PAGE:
Today is National Chocolate Day and while it’s been said that chocolate can fix almost any emotional situation … the same cannot be said for our beloved K9 companions.
Chocolate and dogs do not mix and can potentially create a dangerous, even lethal, combination. According to Pets.WebMd.com, chocolate toxicity is “one of the common causes of dog poisoning.”
But why is one of our favorite treats so toxic to our dogs? Primarily because of the high amounts of fat and and the caffeine-like stimulants generally known as methylxanthines (in particular, theobromine). In an irony of nature, these stimulants actually offer potential health benefits to humans (the stimulation of our central nervous system and even cardiovascular and metabolic effects). (Source: National Center for Biotechnology Information, U.S. National Library of Medicine)
But when it comes to our dogs, these stimulants represent toxic – and potentially dangerous – compounds especially to their heart and nervous systems.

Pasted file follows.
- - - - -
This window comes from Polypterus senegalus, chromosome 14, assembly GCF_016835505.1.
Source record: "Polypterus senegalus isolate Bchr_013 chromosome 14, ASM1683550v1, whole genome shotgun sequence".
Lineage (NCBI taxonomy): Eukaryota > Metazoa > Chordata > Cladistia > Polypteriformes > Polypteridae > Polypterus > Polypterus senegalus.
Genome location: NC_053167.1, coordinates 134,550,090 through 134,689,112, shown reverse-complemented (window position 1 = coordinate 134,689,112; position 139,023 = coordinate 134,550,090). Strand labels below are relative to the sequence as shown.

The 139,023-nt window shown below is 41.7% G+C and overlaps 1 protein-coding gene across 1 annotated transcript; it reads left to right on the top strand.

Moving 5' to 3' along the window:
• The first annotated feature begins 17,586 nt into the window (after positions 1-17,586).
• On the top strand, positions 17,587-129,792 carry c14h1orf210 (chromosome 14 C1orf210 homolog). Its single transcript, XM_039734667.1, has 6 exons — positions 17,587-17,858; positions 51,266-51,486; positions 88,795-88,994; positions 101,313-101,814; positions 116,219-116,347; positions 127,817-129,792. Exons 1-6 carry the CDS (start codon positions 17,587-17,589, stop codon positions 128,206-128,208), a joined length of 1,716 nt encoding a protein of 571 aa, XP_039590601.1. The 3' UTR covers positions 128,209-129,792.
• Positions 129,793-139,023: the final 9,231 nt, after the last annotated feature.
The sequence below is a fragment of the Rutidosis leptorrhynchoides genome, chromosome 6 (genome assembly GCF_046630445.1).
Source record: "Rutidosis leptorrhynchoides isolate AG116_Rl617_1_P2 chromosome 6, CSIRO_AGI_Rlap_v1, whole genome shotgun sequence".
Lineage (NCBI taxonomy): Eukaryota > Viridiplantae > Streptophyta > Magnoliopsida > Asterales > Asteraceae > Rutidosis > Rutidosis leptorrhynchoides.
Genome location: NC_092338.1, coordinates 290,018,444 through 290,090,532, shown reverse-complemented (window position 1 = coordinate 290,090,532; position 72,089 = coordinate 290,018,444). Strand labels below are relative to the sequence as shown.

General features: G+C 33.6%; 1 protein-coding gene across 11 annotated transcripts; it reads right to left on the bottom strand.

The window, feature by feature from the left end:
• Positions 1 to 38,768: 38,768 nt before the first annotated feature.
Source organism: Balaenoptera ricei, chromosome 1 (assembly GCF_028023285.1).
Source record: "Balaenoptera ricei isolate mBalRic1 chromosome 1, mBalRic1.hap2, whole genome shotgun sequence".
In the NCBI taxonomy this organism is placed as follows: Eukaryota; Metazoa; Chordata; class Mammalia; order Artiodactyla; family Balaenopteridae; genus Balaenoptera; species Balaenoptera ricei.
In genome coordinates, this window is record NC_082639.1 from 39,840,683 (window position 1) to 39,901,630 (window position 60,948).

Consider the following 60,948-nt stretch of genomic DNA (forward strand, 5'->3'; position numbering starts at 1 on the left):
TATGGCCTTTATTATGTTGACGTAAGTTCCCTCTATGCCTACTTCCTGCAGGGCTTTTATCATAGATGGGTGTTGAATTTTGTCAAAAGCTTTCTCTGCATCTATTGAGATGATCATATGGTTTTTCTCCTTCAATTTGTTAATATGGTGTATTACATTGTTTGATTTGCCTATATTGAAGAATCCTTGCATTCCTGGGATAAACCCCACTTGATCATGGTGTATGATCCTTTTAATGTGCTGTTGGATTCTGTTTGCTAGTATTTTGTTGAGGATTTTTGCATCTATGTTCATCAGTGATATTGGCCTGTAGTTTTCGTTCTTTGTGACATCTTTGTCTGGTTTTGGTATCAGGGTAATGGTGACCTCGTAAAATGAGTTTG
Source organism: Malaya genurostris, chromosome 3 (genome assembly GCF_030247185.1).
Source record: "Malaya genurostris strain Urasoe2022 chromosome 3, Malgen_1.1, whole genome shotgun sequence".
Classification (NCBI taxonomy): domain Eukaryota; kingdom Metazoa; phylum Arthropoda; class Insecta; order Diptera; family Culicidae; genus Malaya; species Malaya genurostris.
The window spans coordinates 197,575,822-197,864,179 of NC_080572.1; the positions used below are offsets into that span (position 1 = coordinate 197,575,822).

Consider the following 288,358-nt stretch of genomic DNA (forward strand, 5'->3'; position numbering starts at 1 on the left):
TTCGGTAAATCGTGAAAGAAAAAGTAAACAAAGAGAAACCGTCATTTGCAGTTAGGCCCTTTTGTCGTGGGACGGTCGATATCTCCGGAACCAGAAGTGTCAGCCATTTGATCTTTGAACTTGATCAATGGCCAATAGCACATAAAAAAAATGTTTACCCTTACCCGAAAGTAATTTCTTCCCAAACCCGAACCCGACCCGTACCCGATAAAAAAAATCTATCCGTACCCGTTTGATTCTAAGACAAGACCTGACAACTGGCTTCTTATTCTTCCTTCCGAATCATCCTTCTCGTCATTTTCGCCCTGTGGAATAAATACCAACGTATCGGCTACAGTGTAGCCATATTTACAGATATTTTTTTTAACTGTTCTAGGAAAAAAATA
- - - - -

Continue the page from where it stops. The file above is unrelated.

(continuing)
Generally speaking, the darker the chocolate, the higher the risk of methylxanthine poisoning in a dog. White chocolate has the lowest levels and baking chocolate contains the highest; milk chocolate, semi-sweet chocolate and hot chocolate fall between these two extremes.
Symptoms of methylxanthine poisoning range from vomiting and diarrhea, panting, excessive thirst and urination, hyperactivity, tremors, seizures and abnormal heart rhythm. If left untreated or if the amount ingested was in large and significant amounts, death can occur.
To put things into perspective here, consider a small, 10-pound dog. As little as 4 ounces of milk chocolate — or only 0.5 oz of baking chocolate — can cause serious, life-threatening consequences!
Even if methylxanthine poisoning were not enough of a concern, the high fat content of lighter chocolates could lead to debilitating vomiting and diarrhea and even life-threatening pancreatitis, an inflammatory condition of the pancreas.
So go ahead and enjoy National Chocolate Day! But keep it out of sight (avoid those puppy eyes!), reach – and especially nose range – of your four-legged companion to keep them safe and healthy.
(Additional Sources: ASPCA.org and Doctors Foster and Smith’s PetEducation.com and Vet.Purdue.edu)